Skip to content

I was a CrimeFest virgin: reflections on CrimeFest17

Sad to say, I could only attend the first two days this year, but what a fabulous event with incredibly talented people to meet, both participating authors and audience.  These are some of my  highlights/titbits of advice from the panel debates of Thurs/Fri reflecting the breadth of the genre and see my “Awards” at the bottom of the post:

On “To Plot or not?” Steph Broadribb (Deep Down Dead) covers the room with post-it notes of ideas, whilst Lucy V Hay (The Other Twin) detests the blank page and “vomits out” (her words not mine) the first draft as quickly as possible so she can move swiftly on to edit.  CJ Box (Paradise Valley) is meticulous, planning every chapter before he writes his Wyoming-based stories.

On “secrets” moderator Valentina Giambanco (Sweet after Death) quoted Benjamin Franklin; “Three can keep a secret only if two are dead” and Andrea Carter’s (The Well of Ice) small town solicitor is both an outsider and “a keeper of secrets”.

“Who to trust?”  In JS Monroe’s novel (Find Me) the main character is investigating the apparent suicide of his girlfriend but is suspicious that all is not what it seems.  When writing he thinks of what really might have happened and then considers “how to present it differently.”  Malin Persson Giolito’s novel (Quicksand) centres upon the trial of her protagonist, Maya.  She “uses people’s preconceived ideas to mislead” and asks “are we all manipulators?” Felicia Yap (Yesterday) questions how to investigate a murder (and who to trust) in a place where no one can remember anything happening before yesterday.

In “The Ashes of Berlin” Luke McCallin examines through his German officer (just after WWII) what make it acceptable to behave “in an extreme way”; a theme also examined by Johana Gustawsson in her “Block 46”.  In Doug Johnstone’s “Crash Land” the main characters don’t realise what is motivating them to do what they do and Doug maintains that, when under pressure, people will “often do something morally ambiguous.”

On “place” David Coubrough (Half a pound of Tuppeny Rice) has set his novel in Cornwall, where he has fond memories of childhood holidays.  Whereas Julia Crouch (Her Husband’s Lover) uses the huge changes to the landscape and “social cleansing” of Elephant & Castle, where her novel is set, as a metaphor for her plotline of a woman desperately trying to erase her troubled past.  Rod Reynolds (The Dark Inside) was keen to leave Texarkana (USA) the real city where his novel is set and Matt Wesolowski (Six Stories) describes his fictional Scarclaw Fell as part of a Northumberland “steeped in the blood” of past wars.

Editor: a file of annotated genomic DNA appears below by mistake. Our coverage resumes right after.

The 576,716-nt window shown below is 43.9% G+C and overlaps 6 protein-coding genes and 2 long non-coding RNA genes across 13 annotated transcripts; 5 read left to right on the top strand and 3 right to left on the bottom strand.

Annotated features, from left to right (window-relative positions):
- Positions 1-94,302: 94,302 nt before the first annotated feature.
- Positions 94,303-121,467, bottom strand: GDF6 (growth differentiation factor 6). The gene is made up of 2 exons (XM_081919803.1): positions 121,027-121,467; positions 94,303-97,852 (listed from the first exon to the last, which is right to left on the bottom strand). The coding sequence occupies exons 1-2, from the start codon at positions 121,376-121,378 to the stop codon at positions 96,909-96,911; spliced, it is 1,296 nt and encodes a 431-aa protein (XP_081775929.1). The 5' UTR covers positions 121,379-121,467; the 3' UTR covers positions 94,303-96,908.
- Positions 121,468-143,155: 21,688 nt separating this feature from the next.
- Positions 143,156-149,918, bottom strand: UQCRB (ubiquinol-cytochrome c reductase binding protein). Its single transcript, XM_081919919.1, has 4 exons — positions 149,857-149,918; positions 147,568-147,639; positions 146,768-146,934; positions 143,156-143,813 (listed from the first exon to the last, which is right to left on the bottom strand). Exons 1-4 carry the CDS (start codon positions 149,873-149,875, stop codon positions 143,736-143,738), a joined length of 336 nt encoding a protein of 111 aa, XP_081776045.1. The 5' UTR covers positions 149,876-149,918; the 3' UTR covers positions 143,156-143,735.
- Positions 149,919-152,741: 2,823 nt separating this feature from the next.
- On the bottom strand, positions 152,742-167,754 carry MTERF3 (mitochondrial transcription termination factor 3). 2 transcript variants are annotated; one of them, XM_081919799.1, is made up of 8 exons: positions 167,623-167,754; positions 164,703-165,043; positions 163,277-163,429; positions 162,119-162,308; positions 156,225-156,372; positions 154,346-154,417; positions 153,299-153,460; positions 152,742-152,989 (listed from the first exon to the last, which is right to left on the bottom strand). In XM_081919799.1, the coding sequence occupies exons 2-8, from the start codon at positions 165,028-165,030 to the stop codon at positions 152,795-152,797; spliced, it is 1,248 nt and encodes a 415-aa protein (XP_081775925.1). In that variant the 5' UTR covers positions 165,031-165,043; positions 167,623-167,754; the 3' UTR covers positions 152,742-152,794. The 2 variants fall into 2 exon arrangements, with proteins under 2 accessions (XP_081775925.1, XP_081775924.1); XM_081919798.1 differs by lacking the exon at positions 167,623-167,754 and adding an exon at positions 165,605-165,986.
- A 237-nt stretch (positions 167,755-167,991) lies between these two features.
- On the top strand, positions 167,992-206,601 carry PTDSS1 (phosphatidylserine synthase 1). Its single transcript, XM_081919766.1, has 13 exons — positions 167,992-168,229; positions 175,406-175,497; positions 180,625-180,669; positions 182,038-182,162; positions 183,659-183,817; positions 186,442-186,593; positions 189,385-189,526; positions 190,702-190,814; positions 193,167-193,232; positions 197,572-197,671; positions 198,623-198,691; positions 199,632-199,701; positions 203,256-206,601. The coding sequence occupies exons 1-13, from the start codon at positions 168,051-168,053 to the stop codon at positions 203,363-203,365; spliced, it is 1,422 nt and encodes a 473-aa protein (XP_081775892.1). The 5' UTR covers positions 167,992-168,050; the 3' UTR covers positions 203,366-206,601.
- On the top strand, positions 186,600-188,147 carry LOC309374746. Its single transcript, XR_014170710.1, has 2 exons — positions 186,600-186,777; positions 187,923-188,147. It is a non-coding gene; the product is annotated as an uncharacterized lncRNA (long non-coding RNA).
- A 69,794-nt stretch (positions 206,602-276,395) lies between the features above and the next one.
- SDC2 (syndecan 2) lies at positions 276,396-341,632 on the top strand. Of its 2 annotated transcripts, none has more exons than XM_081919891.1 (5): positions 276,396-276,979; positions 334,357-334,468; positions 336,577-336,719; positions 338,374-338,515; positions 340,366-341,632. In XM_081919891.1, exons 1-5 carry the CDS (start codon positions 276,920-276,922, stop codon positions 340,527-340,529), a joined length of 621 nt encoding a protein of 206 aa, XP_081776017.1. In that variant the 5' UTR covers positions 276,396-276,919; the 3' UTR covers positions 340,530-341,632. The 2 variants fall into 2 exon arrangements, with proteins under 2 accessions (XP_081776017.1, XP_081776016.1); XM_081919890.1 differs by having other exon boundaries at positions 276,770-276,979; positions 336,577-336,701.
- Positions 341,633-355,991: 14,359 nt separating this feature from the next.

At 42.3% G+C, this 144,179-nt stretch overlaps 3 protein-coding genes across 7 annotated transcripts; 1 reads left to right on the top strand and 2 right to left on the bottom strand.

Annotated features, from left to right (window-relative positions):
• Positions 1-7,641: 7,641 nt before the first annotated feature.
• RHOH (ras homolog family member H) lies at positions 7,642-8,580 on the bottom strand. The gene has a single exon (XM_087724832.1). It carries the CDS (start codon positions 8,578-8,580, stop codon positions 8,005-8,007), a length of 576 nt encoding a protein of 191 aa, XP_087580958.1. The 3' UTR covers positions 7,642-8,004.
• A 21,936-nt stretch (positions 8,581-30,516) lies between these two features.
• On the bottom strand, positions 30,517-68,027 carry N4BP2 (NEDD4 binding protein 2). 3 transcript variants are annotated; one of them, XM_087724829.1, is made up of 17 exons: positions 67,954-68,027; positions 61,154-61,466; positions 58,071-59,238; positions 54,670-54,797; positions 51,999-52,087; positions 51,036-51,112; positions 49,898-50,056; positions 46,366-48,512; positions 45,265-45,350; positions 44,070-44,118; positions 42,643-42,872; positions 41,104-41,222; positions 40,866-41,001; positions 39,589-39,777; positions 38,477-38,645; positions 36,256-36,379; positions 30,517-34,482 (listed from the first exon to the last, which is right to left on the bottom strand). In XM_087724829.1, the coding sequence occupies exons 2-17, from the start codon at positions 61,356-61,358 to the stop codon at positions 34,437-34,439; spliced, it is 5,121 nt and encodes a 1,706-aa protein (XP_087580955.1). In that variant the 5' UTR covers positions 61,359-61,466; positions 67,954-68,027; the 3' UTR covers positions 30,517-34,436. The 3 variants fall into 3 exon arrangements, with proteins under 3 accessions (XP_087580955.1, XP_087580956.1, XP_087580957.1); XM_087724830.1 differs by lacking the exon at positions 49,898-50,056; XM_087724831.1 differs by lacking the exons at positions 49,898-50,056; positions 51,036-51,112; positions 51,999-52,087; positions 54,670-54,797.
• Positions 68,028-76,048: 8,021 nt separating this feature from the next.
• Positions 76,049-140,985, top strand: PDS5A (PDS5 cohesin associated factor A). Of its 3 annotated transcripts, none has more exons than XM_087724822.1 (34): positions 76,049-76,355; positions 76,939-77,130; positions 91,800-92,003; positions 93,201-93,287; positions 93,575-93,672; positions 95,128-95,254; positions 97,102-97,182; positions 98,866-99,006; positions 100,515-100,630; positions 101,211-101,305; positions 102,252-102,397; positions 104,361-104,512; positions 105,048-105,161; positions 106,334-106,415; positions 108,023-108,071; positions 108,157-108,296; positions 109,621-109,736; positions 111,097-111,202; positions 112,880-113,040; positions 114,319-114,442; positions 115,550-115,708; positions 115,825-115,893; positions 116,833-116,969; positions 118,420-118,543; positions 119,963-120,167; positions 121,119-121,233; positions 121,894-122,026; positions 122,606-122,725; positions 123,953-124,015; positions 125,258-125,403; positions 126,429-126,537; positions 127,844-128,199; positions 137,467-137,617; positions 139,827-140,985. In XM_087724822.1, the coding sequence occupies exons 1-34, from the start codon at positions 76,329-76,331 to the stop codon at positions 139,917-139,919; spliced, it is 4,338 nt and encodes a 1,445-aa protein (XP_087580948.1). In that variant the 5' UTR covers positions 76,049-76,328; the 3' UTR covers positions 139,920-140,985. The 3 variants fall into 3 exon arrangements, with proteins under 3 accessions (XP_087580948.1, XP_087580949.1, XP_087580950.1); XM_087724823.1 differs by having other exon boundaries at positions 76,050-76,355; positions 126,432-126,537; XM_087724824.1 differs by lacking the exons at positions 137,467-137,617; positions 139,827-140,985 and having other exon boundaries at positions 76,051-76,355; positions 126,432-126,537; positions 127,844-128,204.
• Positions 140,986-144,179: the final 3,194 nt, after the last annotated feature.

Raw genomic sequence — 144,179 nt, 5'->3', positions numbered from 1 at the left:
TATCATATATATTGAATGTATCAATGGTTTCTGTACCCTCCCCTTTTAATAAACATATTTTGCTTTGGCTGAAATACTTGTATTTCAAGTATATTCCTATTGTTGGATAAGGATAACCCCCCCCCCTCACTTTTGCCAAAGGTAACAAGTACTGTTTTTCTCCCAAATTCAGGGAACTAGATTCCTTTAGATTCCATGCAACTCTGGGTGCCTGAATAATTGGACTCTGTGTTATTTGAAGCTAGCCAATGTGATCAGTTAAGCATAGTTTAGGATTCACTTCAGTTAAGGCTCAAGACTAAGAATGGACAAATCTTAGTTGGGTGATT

On “what is really scary?” Mary Torjussen (Gone Without a Trace) is most terrified by things that happen in your own home, like the creaking door late at night.  Julia Crouch believes that “normal relationships are compelling” but also that “everyone has a take on something” and Lucy Dawson (Everything you Told Me) believes the home (and the family within it) may be the most dangerous place you can go.

On “tension” CJ Box likes to have several plots at the same time with only the reader getting to see each strand and Adam Hamdy (Pendulum), who cites Henry Hill’s (Goodfellas) challenge of shifting guns whilst, at the same time, trying to ensure the sauce for the meatballs doesn’t spoil, as a memorable moment of great cinematic tension.  He says you “have to be prepared to sacrifice your characters on the altar of suspense.”

On “serial killers” Helen Fields (Perfect Prey) believes we have a “morbid curiosity” with this theme and says that in her experience (as a criminal barrister) sociopaths want to “draw other people in” to make them understand their reasons for carrying out their deeds. Leigh Russell (Deadly Alibi), who admits she abhors violence of any kind, prefers to imagine real serial killers “in America” rather than closer to home.  Her view is that our fascination with serial killers may be “an adult version” of the overcoming monsters stories we read as children.

Best mixed metaphor: the herrings that left the flock (Malin Persson Giolito)

Best one liner: we are all one rizla paper away from chaos (Doug Johnstone)

Best research for a character: Steph Broadribb’s Florida bounty hunter training and drive across 6 US states

Most unusual setting: Botswana – for the latest Inspector Kubu story Dying to Live (Michael Stanley) involving body parts and witch doctors

Most intriguing idea: people whose memories only last one day (Felicia Yap – Yesterday)

Most interesting form of writing: Matt Wesolowski (Six Stories – use of podcast interviews to help solve a murder)

Funniest moment: I really wanted to write a father and son novel so I made the father the hitman and the son a journalist (Antii Tuomainen – The Man who Died)

Published inInspiration